I don't know if I'm going to be jumping onto those hardcore birding listservs where they discuss an unusual gull for about three weeks, but I'm not going to shy away from them either. I once met someone who said he tried to learn 3-4 warbler species each spring. Then after ten years, he'd have them down. Perhaps I should treat gulls the same way. Just learn a few each year and then in a decade, I might have them down.

Certainly having them up close did help.

I Digiscoped A Famous Lesser Black-backed Gull!

While doing some gull watching at Daytona beach during the Space Coast Birding and Wildlife Festival, some of the more experienced gull watchers were super excited about a lesser black-backed gull. It's not so much that it was there, it's not out of the realm of possibility for a lesser black-backed gull to show up, but this one was banded, and one of the gull watchers (Michael Brothers) knew where this bird came from--and we all know how much I love a good bird banding story! Lesser black-backed gulls breed in Europe. They have been showing up more and more in North America and the suspicion has been that it's a matter of time before they start breeding in on this side of the Atlantic, if they have not already, but no one had documented a nest. That is, until the last two years. In 2007, a lesser black-backed gull was paired up and tending a nest with a herring gull on an island off of New Hampshire.

A same pairing was observed in the summer of 2008 and it is presumed that this is the same lesser black-backed gull, but this time, researchers were able to band the lesser black-backed gull and the herring gull and they also witnessed the copulation between the two--determining that the lesser black-backed was the male. They gave him the usual metal band, but also a green plastic band that is easier to read in the field: F05!

F05 apparently likes to spend his winters in Florida--this is so exciting! It's rare to get a recovery when it comes to banding, but the chance to track one while it's alive is such a treat. Thanks to the internet we can find his history and have some answers. You can read the whole story of the pairing, the banding process, and the hybrid chicks at this website. If you check it out, you can see that the bird I digiscoped above is wearing the same band as the lesser black-backed on the island off of New Hampshire.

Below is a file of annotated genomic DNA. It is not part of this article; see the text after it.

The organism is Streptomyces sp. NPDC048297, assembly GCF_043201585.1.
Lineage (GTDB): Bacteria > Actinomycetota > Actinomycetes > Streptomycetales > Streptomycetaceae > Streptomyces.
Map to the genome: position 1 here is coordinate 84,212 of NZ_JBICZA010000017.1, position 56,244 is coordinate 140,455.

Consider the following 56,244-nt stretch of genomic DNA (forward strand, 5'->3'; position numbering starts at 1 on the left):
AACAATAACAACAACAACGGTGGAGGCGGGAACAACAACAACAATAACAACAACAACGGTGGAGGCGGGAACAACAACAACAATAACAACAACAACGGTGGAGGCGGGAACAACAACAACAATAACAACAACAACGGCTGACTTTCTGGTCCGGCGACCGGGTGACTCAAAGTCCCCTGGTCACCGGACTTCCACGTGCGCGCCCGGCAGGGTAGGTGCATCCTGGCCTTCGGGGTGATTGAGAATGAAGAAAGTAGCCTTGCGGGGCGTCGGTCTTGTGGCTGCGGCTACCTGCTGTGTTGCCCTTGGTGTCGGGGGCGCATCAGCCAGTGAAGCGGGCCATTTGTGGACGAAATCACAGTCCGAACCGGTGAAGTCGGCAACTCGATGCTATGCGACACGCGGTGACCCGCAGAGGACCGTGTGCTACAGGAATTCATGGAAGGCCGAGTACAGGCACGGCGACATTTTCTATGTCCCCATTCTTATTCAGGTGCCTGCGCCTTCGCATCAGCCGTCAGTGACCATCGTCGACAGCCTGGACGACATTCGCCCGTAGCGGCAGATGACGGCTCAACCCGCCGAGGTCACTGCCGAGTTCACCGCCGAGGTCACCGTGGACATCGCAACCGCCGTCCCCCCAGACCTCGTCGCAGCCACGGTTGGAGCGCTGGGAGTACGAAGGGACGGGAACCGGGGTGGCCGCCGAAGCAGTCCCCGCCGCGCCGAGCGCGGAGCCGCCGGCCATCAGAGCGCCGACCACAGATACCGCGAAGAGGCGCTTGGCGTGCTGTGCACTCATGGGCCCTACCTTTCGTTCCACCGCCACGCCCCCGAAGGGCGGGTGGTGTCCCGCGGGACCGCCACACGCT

Also, if you are frustrated with gulls and the fact that there are wacky hybrids that make gull id even more difficult, you can blame this dude, he's not helping.

Landfill Birding

Before I went to Space Coast Birding and Wildlife Festival, I listed all the field trips that I would be on and one of them was a gull id workshop at at Tomoka Landfill. See all the gulls in the above photo, that landfill was jam packed with birds! I had a bit of a panic, gulls are not my strong suit and let's face it, if you are on the outside looking in at people who enjoy watching gulls, it seems kinda nutty and impossible to do. I used being on the workshop as an incentive to learn my gulls (at least in Minnesota) and I have increased my gull power but fortunately on this trip there were several great local guides and one brought in from the big leagues--Alvaro Jaromillo, author and professional guide for Field Guides. Now, in the above photo, Alvaro almost looks like he's saying, "Yeah, gull watchers are cuckoo." However, he is describing facial features to look for on herring gulls. One of the awesome things about this particular birding trip was that all of the guides were nice, acknowledged that gull watching was hard and if you made an error, they nicely helped you hone your skills. There was no attitude of "I can't believe you thought that was a herring gull, give back your birder card, loser." Alvaro strayed from the traditional terms used for gull id like "primary projection" and used phrases like "does the face look kinda goofy" or "does it look angry like it would kill you if it could." He admitted that these were not terms that you would find in gull guides, but they work. All of us begged him to write a beginner gull guide to give us hope. He did such a great job of making the identification of gulls approachable and more importantly, fun. In truth, all the guides made it fun.